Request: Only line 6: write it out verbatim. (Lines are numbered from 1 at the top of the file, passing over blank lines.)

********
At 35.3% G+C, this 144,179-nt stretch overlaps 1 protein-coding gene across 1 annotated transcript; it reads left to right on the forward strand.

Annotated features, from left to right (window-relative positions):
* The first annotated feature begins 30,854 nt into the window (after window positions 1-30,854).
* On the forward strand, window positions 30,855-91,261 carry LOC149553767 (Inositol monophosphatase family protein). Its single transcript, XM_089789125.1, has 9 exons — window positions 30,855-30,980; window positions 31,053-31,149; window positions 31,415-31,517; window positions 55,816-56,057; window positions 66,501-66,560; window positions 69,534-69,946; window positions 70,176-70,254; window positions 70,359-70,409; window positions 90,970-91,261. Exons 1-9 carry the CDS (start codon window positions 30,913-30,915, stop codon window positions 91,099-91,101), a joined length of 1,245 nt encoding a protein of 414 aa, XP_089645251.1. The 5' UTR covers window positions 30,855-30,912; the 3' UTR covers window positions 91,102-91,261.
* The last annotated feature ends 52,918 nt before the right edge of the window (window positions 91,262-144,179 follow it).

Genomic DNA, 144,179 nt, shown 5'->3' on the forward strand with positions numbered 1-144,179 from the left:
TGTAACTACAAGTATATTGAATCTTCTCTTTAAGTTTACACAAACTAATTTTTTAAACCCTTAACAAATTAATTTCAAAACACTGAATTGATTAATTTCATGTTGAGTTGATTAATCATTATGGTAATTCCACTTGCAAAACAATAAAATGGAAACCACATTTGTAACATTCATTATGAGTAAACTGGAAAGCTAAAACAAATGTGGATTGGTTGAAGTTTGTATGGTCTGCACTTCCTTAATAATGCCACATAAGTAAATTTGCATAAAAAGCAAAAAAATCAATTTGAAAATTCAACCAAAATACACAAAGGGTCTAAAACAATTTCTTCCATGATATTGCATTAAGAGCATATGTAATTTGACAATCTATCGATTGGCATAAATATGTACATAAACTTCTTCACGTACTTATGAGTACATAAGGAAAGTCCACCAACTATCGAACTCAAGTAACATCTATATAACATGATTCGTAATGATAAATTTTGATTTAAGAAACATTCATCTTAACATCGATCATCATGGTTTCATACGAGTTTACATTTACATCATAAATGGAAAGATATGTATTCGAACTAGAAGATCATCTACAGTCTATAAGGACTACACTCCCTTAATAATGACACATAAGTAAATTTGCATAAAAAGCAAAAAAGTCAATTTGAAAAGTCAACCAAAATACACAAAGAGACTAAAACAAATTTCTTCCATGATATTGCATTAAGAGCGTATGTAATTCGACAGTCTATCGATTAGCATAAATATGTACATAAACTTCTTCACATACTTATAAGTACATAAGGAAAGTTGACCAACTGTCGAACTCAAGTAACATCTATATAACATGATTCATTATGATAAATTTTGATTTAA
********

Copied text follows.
Genomic DNA, 144,179 nt, shown 5'->3' on the forward strand with positions numbered 1-144,179 from the left: